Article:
Originally published 07/02/2015 in The Huffington Post
Here at HireArt, we think a lot about jobs. Particularly about helping people find new ones. Sometimes the first step in finding a new job, though, is realizing that you need one.
In LinkedIn’s #IQuit series, Robert Herjavec (of Shark Tank fame) writes that “people have a funny relationship with quitting. The way I see it, quitting isn’t losing. It’s simply changing direction.” From my own experience, I’ve learned that quitting your job can sometimes feel like you’re giving up on a relationship that you’ve nurtured for months, even years.
You put in time, emotional effort, creativity, you build bonds, you work through issues... generally with the hope that something about this job (money, skills, or experience) will advance you toward your long term goals. But sometimes, you just have to accept that it’s time to dump your job.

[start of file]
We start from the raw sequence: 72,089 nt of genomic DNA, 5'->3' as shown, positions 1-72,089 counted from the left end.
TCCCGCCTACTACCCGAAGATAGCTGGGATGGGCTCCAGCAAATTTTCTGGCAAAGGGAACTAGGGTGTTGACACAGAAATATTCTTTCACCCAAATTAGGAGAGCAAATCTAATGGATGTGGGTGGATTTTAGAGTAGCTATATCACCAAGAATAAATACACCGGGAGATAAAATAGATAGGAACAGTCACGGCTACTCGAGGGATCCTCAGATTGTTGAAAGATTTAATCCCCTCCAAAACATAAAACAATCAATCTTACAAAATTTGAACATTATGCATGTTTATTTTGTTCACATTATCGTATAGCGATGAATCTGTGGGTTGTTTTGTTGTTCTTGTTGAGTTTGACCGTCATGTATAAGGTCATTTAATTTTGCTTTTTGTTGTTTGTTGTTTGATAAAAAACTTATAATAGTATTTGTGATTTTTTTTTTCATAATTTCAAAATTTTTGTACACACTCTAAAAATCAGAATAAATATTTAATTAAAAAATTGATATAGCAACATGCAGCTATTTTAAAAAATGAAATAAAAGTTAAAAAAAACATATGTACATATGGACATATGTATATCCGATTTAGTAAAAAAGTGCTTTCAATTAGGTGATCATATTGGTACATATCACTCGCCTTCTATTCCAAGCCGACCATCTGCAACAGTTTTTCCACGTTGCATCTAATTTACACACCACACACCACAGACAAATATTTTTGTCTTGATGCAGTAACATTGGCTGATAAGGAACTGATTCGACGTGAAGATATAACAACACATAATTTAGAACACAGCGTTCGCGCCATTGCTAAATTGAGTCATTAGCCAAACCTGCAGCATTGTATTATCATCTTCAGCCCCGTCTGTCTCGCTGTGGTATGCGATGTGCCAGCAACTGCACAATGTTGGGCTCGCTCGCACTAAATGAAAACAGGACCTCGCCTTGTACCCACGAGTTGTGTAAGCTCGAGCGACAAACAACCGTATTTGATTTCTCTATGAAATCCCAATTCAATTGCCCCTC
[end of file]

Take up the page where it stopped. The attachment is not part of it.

Taking this step can be difficult for a number of reasons. In an era when a glance at Facebook makes it seem like everyone has a perfect life, it’s hard to admit to yourself when you’re unsatisfied, and nearly impossible to admit it to other people. This is especially true of high achievers right out of school. People expect you to graduate from university and find a fun, interesting, rewarding, and well-paid job. Quitting, then, feels like a public admission that you failed. You didn’t find an awesome job. In fact, you were unhappy, an emotion that has been seemingly banned from social media.
A few friends recently opened up to me about how unhappy they had been at work. We realized that 1) dissatisfaction with work life is far from uncommon and 2) you don’t have to accept it. You have the ability to start anew. With their encouragement, I’m sharing these stories because if simply realizing that you’re not alone gives anyone even a fraction of the courage that it gave them, then this will be worthwhile.